rangued Irving about how much his work took out of him. “Well Dick,” said Irving, “if you find it unwholesome, m’boy, why do you do it?” Olivier did not find acting unwholesome. My wife, Brenda, who was a student at the Old Vic at the time, remembers his 1937 performance of the uncut text of Hamlet. On matinee days there was barely an hour between performances, and in that time Olivier, costumed and made up, gobbled a quick snack and was fresh and ready at the second curtain time of the day. His daily athletic workout and his singing les-
son kept him in condition for eight hours of the most exacting work.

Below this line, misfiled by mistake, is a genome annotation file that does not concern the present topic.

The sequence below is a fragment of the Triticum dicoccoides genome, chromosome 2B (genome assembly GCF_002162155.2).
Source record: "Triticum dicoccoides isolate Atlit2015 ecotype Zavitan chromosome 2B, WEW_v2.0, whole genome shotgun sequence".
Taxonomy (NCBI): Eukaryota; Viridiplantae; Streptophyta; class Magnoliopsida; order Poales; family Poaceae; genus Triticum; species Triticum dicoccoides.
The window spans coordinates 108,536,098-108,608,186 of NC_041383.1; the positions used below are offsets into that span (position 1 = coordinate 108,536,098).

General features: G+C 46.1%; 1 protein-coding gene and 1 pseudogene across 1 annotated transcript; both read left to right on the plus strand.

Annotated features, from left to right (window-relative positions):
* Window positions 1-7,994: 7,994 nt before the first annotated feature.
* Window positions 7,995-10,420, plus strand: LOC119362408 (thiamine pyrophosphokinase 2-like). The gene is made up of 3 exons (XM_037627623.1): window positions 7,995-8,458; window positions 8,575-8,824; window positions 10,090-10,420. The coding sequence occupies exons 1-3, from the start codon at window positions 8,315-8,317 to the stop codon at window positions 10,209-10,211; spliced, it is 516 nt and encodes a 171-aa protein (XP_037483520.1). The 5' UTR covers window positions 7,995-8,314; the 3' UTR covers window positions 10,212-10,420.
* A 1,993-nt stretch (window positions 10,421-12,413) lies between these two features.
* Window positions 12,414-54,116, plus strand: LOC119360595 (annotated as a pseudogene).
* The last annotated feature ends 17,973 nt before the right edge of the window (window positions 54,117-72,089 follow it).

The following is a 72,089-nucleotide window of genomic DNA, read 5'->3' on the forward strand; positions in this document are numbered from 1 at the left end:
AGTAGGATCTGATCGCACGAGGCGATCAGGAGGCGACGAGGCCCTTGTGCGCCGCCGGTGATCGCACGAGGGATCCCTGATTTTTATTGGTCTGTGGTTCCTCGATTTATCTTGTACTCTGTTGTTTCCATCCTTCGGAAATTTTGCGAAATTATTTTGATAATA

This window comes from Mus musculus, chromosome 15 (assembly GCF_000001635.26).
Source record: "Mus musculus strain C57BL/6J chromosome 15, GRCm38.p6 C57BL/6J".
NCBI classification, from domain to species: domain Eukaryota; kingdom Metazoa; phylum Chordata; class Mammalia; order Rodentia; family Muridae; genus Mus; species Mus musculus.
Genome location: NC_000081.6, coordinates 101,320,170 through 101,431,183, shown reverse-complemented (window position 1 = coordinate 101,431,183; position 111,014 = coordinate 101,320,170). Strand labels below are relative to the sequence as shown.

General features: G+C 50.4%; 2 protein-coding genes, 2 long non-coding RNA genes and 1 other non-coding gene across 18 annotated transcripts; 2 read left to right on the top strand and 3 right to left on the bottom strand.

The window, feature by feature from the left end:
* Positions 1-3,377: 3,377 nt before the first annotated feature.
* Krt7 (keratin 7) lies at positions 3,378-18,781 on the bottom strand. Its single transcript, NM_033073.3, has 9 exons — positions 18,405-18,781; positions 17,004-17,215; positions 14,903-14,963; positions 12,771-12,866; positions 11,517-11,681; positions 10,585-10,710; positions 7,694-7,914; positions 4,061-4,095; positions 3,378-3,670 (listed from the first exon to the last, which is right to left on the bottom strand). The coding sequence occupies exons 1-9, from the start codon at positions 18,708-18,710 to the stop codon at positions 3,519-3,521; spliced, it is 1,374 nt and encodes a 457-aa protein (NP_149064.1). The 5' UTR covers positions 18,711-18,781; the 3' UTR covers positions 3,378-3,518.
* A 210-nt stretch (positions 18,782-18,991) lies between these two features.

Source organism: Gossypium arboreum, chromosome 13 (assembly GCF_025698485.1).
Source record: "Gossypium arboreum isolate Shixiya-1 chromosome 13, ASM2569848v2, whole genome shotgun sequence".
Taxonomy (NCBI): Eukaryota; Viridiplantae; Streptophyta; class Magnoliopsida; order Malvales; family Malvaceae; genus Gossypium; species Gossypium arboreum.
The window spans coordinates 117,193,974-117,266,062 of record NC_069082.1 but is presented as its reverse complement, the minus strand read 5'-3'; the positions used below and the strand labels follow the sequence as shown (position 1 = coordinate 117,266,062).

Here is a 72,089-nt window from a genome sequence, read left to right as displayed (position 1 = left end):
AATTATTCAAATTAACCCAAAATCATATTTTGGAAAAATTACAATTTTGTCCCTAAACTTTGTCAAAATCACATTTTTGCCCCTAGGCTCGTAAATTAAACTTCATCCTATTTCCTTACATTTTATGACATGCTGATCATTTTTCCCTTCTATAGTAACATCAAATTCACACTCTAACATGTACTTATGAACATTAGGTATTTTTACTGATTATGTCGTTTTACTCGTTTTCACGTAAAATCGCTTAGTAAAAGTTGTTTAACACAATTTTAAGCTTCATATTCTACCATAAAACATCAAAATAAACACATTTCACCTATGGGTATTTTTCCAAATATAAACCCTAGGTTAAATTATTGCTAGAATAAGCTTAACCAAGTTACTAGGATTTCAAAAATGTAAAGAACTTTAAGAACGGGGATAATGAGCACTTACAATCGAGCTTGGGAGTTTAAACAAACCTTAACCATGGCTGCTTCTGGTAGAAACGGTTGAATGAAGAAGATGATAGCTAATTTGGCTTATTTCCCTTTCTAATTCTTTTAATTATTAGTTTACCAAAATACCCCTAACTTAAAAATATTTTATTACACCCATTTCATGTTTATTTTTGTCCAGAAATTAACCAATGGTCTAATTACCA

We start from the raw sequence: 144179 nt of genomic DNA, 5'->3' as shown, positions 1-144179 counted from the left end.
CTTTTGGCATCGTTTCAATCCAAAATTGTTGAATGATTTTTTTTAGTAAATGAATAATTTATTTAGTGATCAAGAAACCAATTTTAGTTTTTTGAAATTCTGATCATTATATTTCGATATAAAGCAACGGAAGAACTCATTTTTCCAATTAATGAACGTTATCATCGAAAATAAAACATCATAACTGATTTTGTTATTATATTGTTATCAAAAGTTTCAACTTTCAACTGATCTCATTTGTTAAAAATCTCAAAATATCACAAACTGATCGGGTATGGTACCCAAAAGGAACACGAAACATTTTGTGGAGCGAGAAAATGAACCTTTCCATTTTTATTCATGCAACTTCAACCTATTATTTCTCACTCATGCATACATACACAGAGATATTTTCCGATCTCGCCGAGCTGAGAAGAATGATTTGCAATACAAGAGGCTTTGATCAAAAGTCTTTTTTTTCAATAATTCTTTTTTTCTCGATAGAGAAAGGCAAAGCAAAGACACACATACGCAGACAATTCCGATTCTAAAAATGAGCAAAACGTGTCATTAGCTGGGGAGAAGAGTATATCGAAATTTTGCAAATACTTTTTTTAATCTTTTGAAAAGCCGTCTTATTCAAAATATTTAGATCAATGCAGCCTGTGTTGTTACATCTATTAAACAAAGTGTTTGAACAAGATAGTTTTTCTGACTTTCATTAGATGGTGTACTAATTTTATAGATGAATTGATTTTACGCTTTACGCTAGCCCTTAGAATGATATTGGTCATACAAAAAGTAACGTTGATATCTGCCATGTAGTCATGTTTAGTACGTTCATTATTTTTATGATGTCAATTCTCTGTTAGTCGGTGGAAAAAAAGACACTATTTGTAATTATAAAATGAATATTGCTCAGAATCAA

He was not a man of distinguished appearance or remarkable physique, and this was one of the many ways in which he resembled David Garrick, the 18th-century actor-manager. He could, and did, look like anything at all. He said that he worked out his characterizations from the outside to the inside, trying varieties of makeup, wigs, false teeth and costume until he got what he wanted. We may take this with a grain of salt, assuming that he found inner character by developing the outer character. But he was predominantly a technical actor and, in that respect, a thorough professional who could play his part with precisely the same effect whether he was ill, or distressed, as he frequently was, for his private life was tumultuous. He owed it to his audience to be at the top of his form whenever he appeared, and he delivered the goods. That is what being a professional means, and all the three great actors of his era were professionals in this respect.